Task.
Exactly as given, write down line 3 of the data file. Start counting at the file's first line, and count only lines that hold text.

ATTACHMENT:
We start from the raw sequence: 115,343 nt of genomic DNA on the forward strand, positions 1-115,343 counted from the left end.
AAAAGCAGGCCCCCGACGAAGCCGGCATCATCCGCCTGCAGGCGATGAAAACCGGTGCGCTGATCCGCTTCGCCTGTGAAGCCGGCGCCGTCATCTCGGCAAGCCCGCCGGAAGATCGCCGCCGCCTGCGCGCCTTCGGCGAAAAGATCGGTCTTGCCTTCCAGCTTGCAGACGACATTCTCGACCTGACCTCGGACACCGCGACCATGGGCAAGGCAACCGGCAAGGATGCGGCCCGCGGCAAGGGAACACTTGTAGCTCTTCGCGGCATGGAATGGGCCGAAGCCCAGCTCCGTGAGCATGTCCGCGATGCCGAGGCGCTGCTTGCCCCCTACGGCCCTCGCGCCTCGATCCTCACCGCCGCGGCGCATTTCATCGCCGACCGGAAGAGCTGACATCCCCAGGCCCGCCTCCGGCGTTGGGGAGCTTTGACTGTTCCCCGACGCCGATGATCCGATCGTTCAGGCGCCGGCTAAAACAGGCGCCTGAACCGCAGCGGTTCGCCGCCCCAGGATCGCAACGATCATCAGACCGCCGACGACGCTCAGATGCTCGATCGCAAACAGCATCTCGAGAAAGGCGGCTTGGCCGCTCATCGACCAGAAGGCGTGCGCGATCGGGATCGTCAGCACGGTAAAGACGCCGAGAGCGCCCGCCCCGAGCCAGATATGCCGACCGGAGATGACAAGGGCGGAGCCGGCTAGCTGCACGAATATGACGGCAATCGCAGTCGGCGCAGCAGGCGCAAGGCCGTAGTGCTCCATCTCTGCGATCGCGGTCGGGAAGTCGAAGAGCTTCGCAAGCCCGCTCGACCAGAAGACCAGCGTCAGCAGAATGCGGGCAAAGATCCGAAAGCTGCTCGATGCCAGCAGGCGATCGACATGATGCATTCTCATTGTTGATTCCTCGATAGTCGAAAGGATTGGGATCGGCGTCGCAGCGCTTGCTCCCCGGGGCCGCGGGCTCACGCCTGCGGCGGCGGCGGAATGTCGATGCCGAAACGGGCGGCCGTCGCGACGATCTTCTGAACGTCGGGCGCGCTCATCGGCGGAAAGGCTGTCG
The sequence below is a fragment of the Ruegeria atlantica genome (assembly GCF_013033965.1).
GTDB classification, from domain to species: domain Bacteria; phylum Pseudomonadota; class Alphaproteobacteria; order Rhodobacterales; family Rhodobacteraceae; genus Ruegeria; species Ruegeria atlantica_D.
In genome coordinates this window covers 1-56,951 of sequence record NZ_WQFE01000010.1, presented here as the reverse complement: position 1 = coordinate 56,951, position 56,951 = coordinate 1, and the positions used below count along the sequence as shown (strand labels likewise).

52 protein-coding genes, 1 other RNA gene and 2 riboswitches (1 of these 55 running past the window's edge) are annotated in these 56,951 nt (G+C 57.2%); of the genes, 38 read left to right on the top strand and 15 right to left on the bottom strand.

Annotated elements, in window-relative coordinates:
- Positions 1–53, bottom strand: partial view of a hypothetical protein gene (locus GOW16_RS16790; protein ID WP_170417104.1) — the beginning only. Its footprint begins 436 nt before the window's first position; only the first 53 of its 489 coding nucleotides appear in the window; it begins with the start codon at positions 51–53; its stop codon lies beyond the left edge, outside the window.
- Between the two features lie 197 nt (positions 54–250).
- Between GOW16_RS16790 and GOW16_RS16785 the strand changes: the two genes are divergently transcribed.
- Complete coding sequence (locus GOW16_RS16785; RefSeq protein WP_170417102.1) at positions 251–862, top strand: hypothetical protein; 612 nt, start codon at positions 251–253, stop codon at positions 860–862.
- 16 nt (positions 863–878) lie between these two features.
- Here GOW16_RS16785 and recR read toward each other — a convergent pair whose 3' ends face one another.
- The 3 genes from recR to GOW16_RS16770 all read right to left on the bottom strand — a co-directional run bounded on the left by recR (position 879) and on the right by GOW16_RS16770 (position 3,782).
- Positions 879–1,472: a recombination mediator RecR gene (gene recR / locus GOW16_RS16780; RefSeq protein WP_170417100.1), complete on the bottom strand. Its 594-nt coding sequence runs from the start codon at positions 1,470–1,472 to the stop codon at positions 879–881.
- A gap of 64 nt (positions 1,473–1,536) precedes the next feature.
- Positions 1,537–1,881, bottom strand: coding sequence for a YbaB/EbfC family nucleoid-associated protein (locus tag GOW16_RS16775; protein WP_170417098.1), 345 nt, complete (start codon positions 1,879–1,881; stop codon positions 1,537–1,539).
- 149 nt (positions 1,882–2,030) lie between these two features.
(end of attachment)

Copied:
The sequence below is a fragment of the Ruegeria atlantica genome (assembly GCF_013033965.1).